O'Neill's newest novel sticks with you long after you're done reading
I mentioned to a friend that I was reading When We Lost Our Heads by Heather O’Neill and she told me she was jealous that I got to read it for the first time. Now, I get to be jealous of everyone who hasn’t read it yet — this is definitely a book that sticks with you and keeps you thinking about the characters after you’ve closed the pages. Despite the historical setting, the themes feel completely in the moment because the struggle for equality and respect for women isn’t over.
Marie Antoine is the daughter of the richest man in 19th century Montreal. Her face is printed on the bags of sugar her father’s factory produces and she wants for nothing, except maybe her dead mother — but not even that really. She bores easily, and lives to be the centre of attention. Her blasé world is turned upside down when Sadie Arnett, the daughter of ruthless social climbers (her father is a politician), moves into the neighbourhood. Sadie is skeptical, cynical, and a peculiar thinker. She’s not like other girls Marie has befriended.
The girls are drawn to each other and forge a deep bond almost immediately. O’Neill perfectly captures the rawness, vulnerability, and weird intensity of close childhood friendships. Both these girls have a hole in their hearts and they use each other to fill it up. So, of course, fate (and their choices) intervene and they are separated and left to grow up apart, nursing the memories and their grievances.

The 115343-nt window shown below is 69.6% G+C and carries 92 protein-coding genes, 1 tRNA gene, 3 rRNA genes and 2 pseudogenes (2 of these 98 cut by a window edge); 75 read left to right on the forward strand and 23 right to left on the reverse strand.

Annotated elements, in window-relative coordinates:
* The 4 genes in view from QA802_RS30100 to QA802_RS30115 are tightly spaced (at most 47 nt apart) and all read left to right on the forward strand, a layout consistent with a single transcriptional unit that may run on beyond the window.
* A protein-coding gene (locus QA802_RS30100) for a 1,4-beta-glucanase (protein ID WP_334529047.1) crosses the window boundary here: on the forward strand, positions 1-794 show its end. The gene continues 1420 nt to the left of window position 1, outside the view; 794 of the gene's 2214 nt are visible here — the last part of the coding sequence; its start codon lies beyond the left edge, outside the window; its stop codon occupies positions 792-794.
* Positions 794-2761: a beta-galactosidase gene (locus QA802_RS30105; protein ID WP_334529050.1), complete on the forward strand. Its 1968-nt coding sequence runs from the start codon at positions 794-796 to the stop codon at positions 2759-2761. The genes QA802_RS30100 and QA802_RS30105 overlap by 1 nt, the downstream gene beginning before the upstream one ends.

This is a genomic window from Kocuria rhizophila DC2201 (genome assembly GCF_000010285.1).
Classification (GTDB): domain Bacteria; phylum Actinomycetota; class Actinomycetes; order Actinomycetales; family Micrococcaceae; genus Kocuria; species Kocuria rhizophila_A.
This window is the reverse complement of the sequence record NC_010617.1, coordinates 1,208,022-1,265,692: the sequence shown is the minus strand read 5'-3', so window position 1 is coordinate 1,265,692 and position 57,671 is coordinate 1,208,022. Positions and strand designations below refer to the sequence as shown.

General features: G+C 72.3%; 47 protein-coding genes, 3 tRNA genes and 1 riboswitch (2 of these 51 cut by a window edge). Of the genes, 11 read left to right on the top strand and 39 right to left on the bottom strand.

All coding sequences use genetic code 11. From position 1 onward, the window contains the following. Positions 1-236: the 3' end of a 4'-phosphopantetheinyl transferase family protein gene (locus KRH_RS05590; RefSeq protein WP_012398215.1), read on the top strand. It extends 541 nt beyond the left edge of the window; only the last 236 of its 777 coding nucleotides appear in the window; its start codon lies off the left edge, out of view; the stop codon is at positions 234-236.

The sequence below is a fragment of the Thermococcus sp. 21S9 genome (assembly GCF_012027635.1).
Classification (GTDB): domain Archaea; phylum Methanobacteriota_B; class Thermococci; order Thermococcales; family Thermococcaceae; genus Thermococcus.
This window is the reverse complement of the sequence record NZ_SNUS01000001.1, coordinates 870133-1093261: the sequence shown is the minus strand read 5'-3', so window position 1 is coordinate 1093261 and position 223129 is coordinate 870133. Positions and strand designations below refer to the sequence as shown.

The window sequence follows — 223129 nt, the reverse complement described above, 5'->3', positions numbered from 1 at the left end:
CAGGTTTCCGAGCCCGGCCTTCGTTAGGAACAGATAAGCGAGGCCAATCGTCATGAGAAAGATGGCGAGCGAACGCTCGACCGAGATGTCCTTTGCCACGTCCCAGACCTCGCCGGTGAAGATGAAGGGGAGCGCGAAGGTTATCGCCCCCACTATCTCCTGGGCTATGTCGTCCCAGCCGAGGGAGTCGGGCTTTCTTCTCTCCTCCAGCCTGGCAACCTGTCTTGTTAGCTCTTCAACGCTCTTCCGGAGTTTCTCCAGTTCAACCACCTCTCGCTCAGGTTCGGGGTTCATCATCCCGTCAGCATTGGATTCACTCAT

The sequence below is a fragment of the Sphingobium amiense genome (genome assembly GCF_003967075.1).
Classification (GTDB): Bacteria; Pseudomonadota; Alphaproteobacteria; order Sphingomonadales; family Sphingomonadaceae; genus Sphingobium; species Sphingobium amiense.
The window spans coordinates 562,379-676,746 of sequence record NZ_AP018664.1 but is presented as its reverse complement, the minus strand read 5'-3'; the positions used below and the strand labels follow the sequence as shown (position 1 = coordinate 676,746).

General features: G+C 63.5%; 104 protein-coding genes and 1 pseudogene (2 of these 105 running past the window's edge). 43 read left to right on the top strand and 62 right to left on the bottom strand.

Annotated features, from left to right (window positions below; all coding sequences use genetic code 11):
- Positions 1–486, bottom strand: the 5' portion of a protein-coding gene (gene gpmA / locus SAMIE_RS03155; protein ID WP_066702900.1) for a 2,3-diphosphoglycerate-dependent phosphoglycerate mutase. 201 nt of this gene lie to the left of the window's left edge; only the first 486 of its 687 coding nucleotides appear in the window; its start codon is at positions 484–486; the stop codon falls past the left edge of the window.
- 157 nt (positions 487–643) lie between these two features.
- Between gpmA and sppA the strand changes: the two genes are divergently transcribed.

If anyone has thought that maybe little girls are a little darker than we give them credit for, this book reinforces that idea, but also expounds on the implications of ignoring what girls, and women, are capable of when pushed to the brink by gender expectations, society, and the patriarchy.
Ultimately, this is a story about power — who has it, who doesn’t, how to get it, how to lose it, and where it come from — told from the perspective of women from different social classes who each struggle with being a woman and its limitations, and what they might instead choose for themselves if they had half a chance. Sadie and Marie are the impetus for the change around them, and their actions spread in a chaotic wave through the city.
I like how O’Neill isn’t afraid to write about women behaving badly (at least by the expectations of the day and setting). Her characters seem to have a bonhomie attitude about the damage they’re causing that I appreciate. They make the choices they can live with — no explanation or excuses needed. It makes the characters stronger.
Women resort to poison, to job action, to tormenting their male overseers, to writing pornography, to stirring up discontent as the characters who are impacted by Marie and Sadie’s choices strike out to make a life for themselves. The true villains are societal norms and the patriarchy. Marie and Sadie are selfish, but it’s easy to empathize — they’re no freer and don’t have much better choices than anyone else, and they act accordingly. Things can be beautiful and destructive at the same time. The fight for a better and more equitable life usually leaves some bodies behind. O’Neill writes accordingly.
Heather O’Neill is at the Sunday Book Talk: Coffee and Conversation Oct. 16 at 11 a.m. at the Fairmont Chateau Whistler and online.